Couples or individuals may have personal, religious or spiritual reasons for using natural contraceptive methods. Sometimes there could be medical and health related reasons why artificial means cannot be used for birth control.
Yet others may be reluctant to use hormones as a method of birth control or may think of condoms and so on as being inhibiting to sexual spontaneity and enjoyment.
So what are the different natural contraceptive methods are how effective are they?
The billings method
This is also known as the cervical mucus or the ovulation method that lets a woman understand the signs of ovulation by examining her cervical mucus to gauge when she is ovulating.
Based on this sex can be refrained from (if trying to avoid pregnancy). The efficacy of this method depends upon how well a woman knows her system, how accurate her information is and how precisely her cervical mucus indicates ovulation.
There are also other natural contraceptive methods to identify when ovulation takes place, such as the symptothermal method which makes use of a basal body temperature thermometer to find out when ovulation takes place. The woman also indentifies ovulation based on other symptoms such as breast tenderness, bloating, ovary pain or low backache.
Basal body temperature is a pretty accurate way of indentifying ovulation but the reliability of this form of natural birth control can vary depending on how reliable these other symptoms of ovulation are in each woman.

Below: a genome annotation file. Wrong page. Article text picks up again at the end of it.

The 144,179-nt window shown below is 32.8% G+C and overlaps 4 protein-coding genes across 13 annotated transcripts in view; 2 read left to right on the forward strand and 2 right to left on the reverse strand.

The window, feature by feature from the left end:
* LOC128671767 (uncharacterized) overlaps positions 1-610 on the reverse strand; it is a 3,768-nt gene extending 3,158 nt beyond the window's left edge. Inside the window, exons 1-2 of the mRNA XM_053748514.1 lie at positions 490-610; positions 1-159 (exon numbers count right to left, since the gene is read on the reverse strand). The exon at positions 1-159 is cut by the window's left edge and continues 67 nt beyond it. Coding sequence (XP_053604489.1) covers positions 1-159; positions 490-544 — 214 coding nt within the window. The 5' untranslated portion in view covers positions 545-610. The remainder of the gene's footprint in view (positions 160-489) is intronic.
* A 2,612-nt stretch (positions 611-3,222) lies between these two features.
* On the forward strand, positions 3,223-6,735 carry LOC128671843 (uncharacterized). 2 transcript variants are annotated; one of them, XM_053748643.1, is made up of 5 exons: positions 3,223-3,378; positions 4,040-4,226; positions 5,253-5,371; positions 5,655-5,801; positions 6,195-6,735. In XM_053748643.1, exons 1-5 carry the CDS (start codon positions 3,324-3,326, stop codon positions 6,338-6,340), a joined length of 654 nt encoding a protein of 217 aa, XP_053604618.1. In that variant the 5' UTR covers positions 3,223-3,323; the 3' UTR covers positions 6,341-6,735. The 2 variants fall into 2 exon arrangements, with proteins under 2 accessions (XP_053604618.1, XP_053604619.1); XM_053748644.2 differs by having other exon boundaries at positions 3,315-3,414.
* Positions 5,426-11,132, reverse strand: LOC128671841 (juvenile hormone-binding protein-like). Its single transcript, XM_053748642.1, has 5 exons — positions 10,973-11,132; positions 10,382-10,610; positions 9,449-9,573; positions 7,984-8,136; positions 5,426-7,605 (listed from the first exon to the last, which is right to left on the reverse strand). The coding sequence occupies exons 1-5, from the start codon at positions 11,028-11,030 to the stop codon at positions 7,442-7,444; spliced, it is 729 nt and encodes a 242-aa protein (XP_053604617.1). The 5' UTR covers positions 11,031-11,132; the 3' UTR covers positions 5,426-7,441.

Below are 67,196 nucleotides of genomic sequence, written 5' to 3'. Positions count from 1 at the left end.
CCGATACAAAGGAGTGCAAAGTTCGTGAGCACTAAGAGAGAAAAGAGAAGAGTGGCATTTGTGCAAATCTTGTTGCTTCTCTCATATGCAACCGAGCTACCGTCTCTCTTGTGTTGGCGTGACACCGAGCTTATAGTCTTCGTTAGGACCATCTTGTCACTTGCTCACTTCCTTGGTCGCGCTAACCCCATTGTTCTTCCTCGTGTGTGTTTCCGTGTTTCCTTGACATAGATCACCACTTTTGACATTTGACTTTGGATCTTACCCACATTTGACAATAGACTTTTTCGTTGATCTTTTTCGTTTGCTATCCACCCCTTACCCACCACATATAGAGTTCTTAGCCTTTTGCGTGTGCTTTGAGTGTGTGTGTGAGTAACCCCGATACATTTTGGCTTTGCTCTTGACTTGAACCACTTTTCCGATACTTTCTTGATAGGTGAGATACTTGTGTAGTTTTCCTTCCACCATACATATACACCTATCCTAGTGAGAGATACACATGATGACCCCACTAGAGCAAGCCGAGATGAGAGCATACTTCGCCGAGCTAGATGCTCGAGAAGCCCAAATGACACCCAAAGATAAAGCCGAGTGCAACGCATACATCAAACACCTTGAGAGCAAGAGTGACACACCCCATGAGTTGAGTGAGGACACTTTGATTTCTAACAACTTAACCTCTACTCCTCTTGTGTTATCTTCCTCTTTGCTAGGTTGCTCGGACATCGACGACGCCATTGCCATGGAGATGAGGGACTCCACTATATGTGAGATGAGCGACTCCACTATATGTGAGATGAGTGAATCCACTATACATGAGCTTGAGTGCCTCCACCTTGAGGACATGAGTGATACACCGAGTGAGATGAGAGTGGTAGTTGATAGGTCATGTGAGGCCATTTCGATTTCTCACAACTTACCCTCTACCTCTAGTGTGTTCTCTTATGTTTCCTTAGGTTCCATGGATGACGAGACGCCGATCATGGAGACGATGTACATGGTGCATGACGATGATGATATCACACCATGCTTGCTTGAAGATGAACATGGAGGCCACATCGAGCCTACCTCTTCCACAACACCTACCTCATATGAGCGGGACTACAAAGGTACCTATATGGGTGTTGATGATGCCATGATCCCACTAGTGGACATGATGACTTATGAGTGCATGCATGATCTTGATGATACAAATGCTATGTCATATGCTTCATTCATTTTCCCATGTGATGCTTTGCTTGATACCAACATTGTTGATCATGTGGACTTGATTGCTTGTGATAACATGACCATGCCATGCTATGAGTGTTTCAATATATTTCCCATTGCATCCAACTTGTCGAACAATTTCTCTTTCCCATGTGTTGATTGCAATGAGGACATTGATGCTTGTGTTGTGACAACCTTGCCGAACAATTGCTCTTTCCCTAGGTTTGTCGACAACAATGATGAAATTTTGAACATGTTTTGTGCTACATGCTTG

This is the only one of the natural contraceptive methods that is a hundred percent effective. It is also among the few types of natural birth control that has religious sanction across the board.
The rhythm method
This method of natural contraception refers to previous menstrual cycles to predict when ovulation will take place and then avoid sexual intercourse on those days. This is not a very reliable method of birth control unless a woman has an extremely regular and predictable system.
However most women will at least occasional and marginal changes in their menstrual cycle and this can upset the predictions and calculations.
This method of birth control requires a man to pull his penis out of the woman’s vagina prior to ejaculation. Though the plus points of the method are that there is no need for monitoring cervical mucus, counting days and making calculations, there are several drawbacks to these natural contraceptive methods as well.
For one, there is the need for great self control on part of the man. And even if the actual ejaculation doesn’t take place inside the vagina, the pre-ejaculate fluid that is produced contains significant amounts of sperm as well, and could be responsible for causing a pregnancy.
Except complete abstinence, no other natural contraceptive methods can be said to be really effective. They all have their shortcomings and may be effective or ineffective to a lesser or larger extent. There are other factors such as the woman’s age, the man’s frequency of sexual intercourse, male and female fertility levels that could impact the efficacy.